Community Central
Community Central

Some of your readers don't see your wiki the same way you do. They may have contrast sensitivity – trouble reading text that has low contrast with the background color underneath it. While they may be able to make out black letters on a white background, other color combinations are much harder to read – and can even induce headaches.

Luckily, you can help them out. Obey web contrast standards and more people will be able to stay on your wiki longer.

Contrast cones

Though a perfect example of high contrast, you can achieve good contrast levels for your readers with tens of thousands of color combinations.

A problem for all your readers[]

There are many eye maladies that can keep people away from your wiki. Glaucoma, retinopathy[1] and astigmatism are just a few. These don't affect only people of older age, so keep in mind that readers of any wiki might have visual impairments and disabilities.

Yet it's not just the visually impaired who benefit from higher-contrast designs. Bad color combinations can, by themselves, induce eyestrain and discomfort, making even those with great eyesight turn away from your wiki.[2]

Contrast ratios[]

So how do you get higher contrast onto your wiki? Easy: contrast ratios (CR). There's some pretty fancy math behind these web-standard ratios, but mastering the math is not essential to making your wiki better.

Readily available tools[]

A color contrast analyser demonstrated

All you need is an easy-to-use tool called a contrast analyzer. There is a ton of them out there to help you. Colorable is demonstrated in the video above, but there are others, such as:

Adhering to standards[]

There are two web standards: AA and AAA. All contrast analyzers will make it obvious when you hit these targets. Accept no less than the AA contrast ratio between your background and text colors.[3] Try for the higher AAA standard whenever you can, so that you can help a wider range of readers.[4]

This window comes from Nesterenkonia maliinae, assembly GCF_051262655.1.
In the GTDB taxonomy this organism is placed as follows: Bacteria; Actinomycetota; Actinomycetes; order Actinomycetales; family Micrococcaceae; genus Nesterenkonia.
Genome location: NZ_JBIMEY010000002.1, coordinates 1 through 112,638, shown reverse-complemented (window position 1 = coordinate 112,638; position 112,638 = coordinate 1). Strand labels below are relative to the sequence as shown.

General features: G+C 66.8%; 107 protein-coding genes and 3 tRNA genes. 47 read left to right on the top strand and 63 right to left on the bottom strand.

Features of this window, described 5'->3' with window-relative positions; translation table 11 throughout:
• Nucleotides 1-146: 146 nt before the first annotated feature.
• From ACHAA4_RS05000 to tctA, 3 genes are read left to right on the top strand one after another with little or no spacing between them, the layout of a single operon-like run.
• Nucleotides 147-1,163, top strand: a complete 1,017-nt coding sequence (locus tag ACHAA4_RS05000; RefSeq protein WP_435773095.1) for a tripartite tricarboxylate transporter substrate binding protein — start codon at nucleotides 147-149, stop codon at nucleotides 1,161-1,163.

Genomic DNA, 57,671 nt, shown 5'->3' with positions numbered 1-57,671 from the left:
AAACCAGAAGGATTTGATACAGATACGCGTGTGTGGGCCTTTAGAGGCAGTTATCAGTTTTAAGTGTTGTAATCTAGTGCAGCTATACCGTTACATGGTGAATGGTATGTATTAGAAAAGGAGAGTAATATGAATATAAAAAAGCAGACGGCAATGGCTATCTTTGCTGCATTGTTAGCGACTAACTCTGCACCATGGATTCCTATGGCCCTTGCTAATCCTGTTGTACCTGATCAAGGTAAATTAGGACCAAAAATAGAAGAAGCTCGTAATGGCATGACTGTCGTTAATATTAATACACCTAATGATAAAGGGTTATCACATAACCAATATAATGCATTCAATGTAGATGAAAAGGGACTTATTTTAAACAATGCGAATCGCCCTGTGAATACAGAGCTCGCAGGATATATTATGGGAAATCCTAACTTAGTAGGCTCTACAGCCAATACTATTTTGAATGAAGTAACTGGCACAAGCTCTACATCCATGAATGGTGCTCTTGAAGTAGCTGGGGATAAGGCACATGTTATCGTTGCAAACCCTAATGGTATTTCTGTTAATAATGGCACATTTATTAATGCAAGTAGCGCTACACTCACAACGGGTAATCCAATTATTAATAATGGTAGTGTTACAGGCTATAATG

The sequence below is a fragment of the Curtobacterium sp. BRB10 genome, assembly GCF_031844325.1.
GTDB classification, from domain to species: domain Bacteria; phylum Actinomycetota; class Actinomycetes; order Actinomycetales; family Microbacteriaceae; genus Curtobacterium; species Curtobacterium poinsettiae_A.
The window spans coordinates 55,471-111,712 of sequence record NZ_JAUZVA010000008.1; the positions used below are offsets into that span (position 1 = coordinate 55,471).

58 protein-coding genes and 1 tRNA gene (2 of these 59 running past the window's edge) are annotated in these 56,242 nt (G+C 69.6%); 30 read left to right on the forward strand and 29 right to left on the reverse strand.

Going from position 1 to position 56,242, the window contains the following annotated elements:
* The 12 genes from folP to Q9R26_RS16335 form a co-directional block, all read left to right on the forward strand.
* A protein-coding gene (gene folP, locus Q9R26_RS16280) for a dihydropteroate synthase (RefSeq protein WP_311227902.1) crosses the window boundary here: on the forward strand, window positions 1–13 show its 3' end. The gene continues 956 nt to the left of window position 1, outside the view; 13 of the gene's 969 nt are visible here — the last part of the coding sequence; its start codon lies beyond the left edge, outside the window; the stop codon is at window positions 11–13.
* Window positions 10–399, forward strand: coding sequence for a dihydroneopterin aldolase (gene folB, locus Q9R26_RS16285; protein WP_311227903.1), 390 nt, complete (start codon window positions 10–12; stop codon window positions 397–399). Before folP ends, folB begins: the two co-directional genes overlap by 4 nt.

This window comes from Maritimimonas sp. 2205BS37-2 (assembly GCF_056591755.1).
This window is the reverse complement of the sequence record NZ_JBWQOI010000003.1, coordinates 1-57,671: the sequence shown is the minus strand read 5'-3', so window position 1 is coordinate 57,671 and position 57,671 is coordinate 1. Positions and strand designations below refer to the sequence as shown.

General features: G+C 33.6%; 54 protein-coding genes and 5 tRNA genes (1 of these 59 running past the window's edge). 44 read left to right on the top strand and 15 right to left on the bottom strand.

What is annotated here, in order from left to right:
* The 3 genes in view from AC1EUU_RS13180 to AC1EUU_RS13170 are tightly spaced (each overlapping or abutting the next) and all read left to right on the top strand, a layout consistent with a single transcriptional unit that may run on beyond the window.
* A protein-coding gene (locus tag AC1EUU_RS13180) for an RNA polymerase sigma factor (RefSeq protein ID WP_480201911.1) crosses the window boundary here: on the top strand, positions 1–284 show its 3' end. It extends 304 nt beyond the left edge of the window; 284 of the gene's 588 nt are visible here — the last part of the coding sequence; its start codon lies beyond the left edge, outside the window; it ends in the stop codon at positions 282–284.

To pass the AA standard you should also pay attention to the contrast of graphic elements, such as icons, required to understand the wiki content.[5] They should be easy to see, like the text, or else some readers may lose the context or other valuable information.

Size matters[]

AA Large

This combination only barely passes AA, and then only for large text. You should not use combinations like this for your normal article text.

Bigger letters don't need super-high contrast ratios to be easily readable. For that reason, you can usually express a little more creative freedom with section headers than you can with your normal article text.

Generally, contrast analysers will tell you whether your achieved CR only applies to large text. If it doesn't say large, then it typically means the CR applies to both large and regular text.

But your wordmark typically has no minimum CR; it's too big and too stylised. That doesn't mean you should forget contrast altogether. A logo that's white will get lost on a white background. But if you're really set on using white-on-white, just throw some darker borders or shadows around it.

Best practices[]

Here are a few best practices that will help you achieve the goal of adhering to the W3C standards.

  • Please at least hit AA for your normal body copy – but try to get to AAA if you can.
  • Make sure you're reading your CR analyser correctly. Match the ratio with the text size in which you're interested. It does your readers no good to have a color combination that works at 18px when you're examining the situation at 11px.
  • Don't combine colors that are (even nearly) opposite from each other on the color wheel. Particularly bad combinations? Red-on-green, cyan-on-red, green-on-magenta, red-on-blue, blue-on-yellow, and their reverses.[6]

Following these tips will help more people comfortably see your wiki – and therefore stay on it longer!

See also[]

Related topics here at Fandom[]

Around the web[]


Further help and feedback[]